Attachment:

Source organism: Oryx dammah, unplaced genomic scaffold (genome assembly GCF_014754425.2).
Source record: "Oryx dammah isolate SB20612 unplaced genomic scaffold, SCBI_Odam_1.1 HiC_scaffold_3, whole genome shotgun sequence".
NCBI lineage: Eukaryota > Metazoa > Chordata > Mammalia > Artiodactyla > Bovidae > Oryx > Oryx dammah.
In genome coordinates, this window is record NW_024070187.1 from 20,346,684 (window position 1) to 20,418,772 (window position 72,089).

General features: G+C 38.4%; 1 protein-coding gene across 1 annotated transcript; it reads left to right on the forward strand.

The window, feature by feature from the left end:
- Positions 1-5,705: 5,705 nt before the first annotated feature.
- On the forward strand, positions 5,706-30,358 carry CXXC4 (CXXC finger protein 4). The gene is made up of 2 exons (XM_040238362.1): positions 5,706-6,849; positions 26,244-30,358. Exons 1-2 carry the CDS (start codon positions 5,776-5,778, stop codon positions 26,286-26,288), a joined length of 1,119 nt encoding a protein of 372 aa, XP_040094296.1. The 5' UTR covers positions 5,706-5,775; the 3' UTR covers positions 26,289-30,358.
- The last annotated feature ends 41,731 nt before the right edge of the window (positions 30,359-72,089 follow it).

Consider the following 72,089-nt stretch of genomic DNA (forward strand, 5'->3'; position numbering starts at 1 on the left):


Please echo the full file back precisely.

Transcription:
Source organism: Oryx dammah, unplaced genomic scaffold (genome assembly GCF_014754425.2).
Source record: "Oryx dammah isolate SB20612 unplaced genomic scaffold, SCBI_Odam_1.1 HiC_scaffold_3, whole genome shotgun sequence".
NCBI lineage: Eukaryota > Metazoa > Chordata > Mammalia > Artiodactyla > Bovidae > Oryx > Oryx dammah.
In genome coordinates, this window is record NW_024070187.1 from 20,346,684 (window position 1) to 20,418,772 (window position 72,089).

General features: G+C 38.4%; 1 protein-coding gene across 1 annotated transcript; it reads left to right on the forward strand.

The window, feature by feature from the left end:
- Positions 1-5,705: 5,705 nt before the first annotated feature.
- On the forward strand, positions 5,706-30,358 carry CXXC4 (CXXC finger protein 4). The gene is made up of 2 exons (XM_040238362.1): positions 5,706-6,849; positions 26,244-30,358. Exons 1-2 carry the CDS (start codon positions 5,776-5,778, stop codon positions 26,286-26,288), a joined length of 1,119 nt encoding a protein of 372 aa, XP_040094296.1. The 5' UTR covers positions 5,706-5,775; the 3' UTR covers positions 26,289-30,358.
- The last annotated feature ends 41,731 nt before the right edge of the window (positions 30,359-72,089 follow it).

Consider the following 72,089-nt stretch of genomic DNA (forward strand, 5'->3'; position numbering starts at 1 on the left):